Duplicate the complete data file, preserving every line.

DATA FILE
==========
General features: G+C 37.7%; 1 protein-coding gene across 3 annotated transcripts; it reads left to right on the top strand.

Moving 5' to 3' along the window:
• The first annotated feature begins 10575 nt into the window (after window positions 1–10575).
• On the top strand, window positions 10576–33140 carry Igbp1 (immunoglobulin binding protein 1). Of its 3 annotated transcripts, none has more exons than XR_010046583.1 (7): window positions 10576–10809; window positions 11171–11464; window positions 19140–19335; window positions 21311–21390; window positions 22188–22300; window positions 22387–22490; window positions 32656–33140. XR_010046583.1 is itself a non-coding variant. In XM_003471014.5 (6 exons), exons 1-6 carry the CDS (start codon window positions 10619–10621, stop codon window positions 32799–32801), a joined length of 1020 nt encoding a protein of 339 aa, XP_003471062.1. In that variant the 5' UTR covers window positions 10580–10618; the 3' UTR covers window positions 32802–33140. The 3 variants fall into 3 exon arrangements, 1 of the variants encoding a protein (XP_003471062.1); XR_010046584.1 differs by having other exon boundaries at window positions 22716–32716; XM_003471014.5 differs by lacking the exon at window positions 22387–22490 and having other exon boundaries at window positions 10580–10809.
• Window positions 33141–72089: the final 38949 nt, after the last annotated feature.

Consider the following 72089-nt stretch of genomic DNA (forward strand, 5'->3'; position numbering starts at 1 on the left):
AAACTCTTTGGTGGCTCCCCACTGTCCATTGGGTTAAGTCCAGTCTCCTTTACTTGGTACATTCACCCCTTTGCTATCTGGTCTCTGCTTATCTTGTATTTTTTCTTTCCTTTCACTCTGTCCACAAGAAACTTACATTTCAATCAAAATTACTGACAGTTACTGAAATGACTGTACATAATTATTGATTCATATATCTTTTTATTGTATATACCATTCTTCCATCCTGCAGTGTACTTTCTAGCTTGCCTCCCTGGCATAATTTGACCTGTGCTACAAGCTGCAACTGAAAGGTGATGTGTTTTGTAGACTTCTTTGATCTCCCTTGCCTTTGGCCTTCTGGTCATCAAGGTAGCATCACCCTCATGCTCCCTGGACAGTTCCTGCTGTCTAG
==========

General features: G+C 37.7%; 1 protein-coding gene across 3 annotated transcripts; it reads left to right on the top strand.

Moving 5' to 3' along the window:
• The first annotated feature begins 10575 nt into the window (after window positions 1–10575).
• On the top strand, window positions 10576–33140 carry Igbp1 (immunoglobulin binding protein 1). Of its 3 annotated transcripts, none has more exons than XR_010046583.1 (7): window positions 10576–10809; window positions 11171–11464; window positions 19140–19335; window positions 21311–21390; window positions 22188–22300; window positions 22387–22490; window positions 32656–33140. XR_010046583.1 is itself a non-coding variant. In XM_003471014.5 (6 exons), exons 1-6 carry the CDS (start codon window positions 10619–10621, stop codon window positions 32799–32801), a joined length of 1020 nt encoding a protein of 339 aa, XP_003471062.1. In that variant the 5' UTR covers window positions 10580–10618; the 3' UTR covers window positions 32802–33140. The 3 variants fall into 3 exon arrangements, 1 of the variants encoding a protein (XP_003471062.1); XR_010046584.1 differs by having other exon boundaries at window positions 22716–32716; XM_003471014.5 differs by lacking the exon at window positions 22387–22490 and having other exon boundaries at window positions 10580–10809.
• Window positions 33141–72089: the final 38949 nt, after the last annotated feature.

Consider the following 72089-nt stretch of genomic DNA (forward strand, 5'->3'; position numbering starts at 1 on the left):
AAACTCTTTGGTGGCTCCCCACTGTCCATTGGGTTAAGTCCAGTCTCCTTTACTTGGTACATTCACCCCTTTGCTATCTGGTCTCTGCTTATCTTGTATTTTTTCTTTCCTTTCACTCTGTCCACAAGAAACTTACATTTCAATCAAAATTACTGACAGTTACTGAAATGACTGTACATAATTATTGATTCATATATCTTTTTATTGTATATACCATTCTTCCATCCTGCAGTGTACTTTCTAGCTTGCCTCCCTGGCATAATTTGACCTGTGCTACAAGCTGCAACTGAAAGGTGATGTGTTTTGTAGACTTCTTTGATCTCCCTTGCCTTTGGCCTTCTGGTCATCAAGGTAGCATCACCCTCATGCTCCCTGGACAGTTCCTGCTGTCTAG